Rep. Greg Walden (R-Ore.) raised concern this week about how long it is taking the Federal Communications Commission to get net-neutrality regulations on the books. The agency passed the new rules in December. Walden added that he is not excited to have the rules enacted but is nonetheless curious about what is taking the agency so long.
"I’m curious as to why it’s taken the FCC so long to file their network-neutrality rules in the Federal Register. It’s not that I’m eager to have their rules proceed, but it does raise some questions," said Walden, the top Republican on the Communications subcommittee.
He also questioned whether the FCC is following the proper procedures and if the delay is in some way a tactic to derail a GOP effort to repeal the rules using the Congressional Review Act (CRA). Walden's repeal measure is scheduled for a full House vote on Friday.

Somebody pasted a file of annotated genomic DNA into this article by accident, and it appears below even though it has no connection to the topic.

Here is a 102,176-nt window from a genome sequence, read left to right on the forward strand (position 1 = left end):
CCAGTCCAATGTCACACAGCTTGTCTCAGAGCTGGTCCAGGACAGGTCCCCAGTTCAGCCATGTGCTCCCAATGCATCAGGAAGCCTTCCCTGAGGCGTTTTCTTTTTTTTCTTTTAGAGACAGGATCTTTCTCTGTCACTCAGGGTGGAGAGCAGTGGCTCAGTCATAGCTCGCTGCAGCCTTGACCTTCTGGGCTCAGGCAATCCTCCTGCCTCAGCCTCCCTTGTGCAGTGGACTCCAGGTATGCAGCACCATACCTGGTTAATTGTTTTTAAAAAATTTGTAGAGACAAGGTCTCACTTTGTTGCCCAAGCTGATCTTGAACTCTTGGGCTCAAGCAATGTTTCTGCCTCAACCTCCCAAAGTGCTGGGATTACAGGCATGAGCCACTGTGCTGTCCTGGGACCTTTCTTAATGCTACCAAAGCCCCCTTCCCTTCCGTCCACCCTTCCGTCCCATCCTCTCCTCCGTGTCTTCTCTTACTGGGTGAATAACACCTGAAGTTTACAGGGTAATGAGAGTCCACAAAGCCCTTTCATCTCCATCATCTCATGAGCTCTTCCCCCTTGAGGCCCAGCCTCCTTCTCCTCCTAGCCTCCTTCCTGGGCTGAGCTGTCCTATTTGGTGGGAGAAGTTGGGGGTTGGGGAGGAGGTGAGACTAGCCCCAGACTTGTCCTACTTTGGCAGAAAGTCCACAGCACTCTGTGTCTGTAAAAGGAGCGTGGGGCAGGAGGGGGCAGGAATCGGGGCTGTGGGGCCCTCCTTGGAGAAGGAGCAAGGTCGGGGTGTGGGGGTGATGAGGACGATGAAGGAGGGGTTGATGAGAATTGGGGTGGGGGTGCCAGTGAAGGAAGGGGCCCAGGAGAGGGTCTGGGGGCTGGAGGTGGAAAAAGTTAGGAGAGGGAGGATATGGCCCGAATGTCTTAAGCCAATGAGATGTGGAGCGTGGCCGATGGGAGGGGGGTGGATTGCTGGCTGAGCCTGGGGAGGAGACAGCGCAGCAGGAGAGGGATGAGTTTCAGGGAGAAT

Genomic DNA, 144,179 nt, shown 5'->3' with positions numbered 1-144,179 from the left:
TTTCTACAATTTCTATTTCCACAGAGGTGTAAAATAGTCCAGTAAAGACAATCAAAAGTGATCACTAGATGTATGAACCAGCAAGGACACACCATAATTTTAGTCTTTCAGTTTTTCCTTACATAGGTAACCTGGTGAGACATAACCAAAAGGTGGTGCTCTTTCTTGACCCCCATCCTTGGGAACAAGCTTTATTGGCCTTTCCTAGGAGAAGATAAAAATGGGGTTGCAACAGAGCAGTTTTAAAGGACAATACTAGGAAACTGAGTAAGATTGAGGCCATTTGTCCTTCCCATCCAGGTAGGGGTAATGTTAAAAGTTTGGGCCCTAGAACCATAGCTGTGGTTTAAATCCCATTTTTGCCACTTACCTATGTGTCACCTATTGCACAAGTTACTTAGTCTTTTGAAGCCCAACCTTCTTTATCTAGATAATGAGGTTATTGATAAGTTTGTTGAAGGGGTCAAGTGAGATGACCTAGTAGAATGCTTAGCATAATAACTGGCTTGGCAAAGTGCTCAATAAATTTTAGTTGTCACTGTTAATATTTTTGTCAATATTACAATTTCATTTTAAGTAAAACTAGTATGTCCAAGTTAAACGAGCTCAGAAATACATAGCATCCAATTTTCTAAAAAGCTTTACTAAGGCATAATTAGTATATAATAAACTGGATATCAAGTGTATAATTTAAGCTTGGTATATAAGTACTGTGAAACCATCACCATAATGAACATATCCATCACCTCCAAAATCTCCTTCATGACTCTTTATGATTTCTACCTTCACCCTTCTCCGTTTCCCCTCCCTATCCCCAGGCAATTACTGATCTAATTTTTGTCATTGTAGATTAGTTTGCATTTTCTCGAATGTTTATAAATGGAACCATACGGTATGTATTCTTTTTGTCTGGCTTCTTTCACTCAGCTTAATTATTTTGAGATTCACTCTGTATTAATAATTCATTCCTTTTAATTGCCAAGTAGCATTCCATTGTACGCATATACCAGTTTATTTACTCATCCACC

"Is the delay because of a failure to meet all of the procedural requirements? Or is the delay a means to slow a repeal vote in the U.S. Senate or challenges in court?” he asked.
The FCC responded, shooting down the notion of foul play.
"There is no delay," an FCC spokesman told The Hill. "The order quite simply is going through the normal process for clearing Paperwork Reduction Act requirements before being published in the Federal Register." According to the spokesman, the order can't be published until Paperwork Reduction Act requirements are met and a 60-day comment period at the FCC has passed. The deadline for that ends April 10.
Source: The Hill